I'm now convinced that talking about timing during kata training is much like talking about when to turn the car when the car is stopped. You can do so, but I believe the value is minimal, because during kata training everything is defined --- the attack, the response, the roles --- everything.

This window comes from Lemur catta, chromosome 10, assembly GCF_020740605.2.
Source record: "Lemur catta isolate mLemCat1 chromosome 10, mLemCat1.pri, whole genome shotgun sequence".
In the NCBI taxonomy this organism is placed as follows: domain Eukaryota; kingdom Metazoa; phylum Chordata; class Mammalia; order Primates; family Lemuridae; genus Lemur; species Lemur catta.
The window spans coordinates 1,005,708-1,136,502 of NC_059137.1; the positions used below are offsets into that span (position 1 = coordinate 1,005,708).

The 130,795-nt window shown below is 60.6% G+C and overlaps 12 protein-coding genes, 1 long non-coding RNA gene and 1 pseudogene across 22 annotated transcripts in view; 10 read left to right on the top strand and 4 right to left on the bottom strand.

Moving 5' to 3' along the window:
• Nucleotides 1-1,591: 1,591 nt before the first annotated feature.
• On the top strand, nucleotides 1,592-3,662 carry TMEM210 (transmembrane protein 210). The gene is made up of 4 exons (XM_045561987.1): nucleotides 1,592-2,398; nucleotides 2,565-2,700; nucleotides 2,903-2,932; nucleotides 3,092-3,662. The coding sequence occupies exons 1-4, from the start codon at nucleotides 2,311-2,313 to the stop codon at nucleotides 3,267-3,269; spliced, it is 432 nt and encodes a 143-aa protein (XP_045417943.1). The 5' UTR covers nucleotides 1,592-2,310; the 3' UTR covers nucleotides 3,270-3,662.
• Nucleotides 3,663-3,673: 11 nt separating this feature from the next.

Here's some food for thought Paul. Basically what you are saying is that uke is wired to fail from the beginning, not as a result of successfully completing the equation of the kata, but because they don't hit you, they are not a threat in any way. Change that relationship and see if the emphasis on timing in kata changes. I practice in a system where uke can knock your butt on the matt if your timing isn't very good, or at the very least, your kata will not work. At the yudansha level, missed timing can result in counters. They are not trying to keep you from doing the kata, they are actually promoting proper understanding of the kata, trying to keep you DOING the kata. Alive, functional, and motivated uke are an integral part of a dynamic kata practice, and it sounds like that is what you are missing more than anything. I can see why you feel the way you do.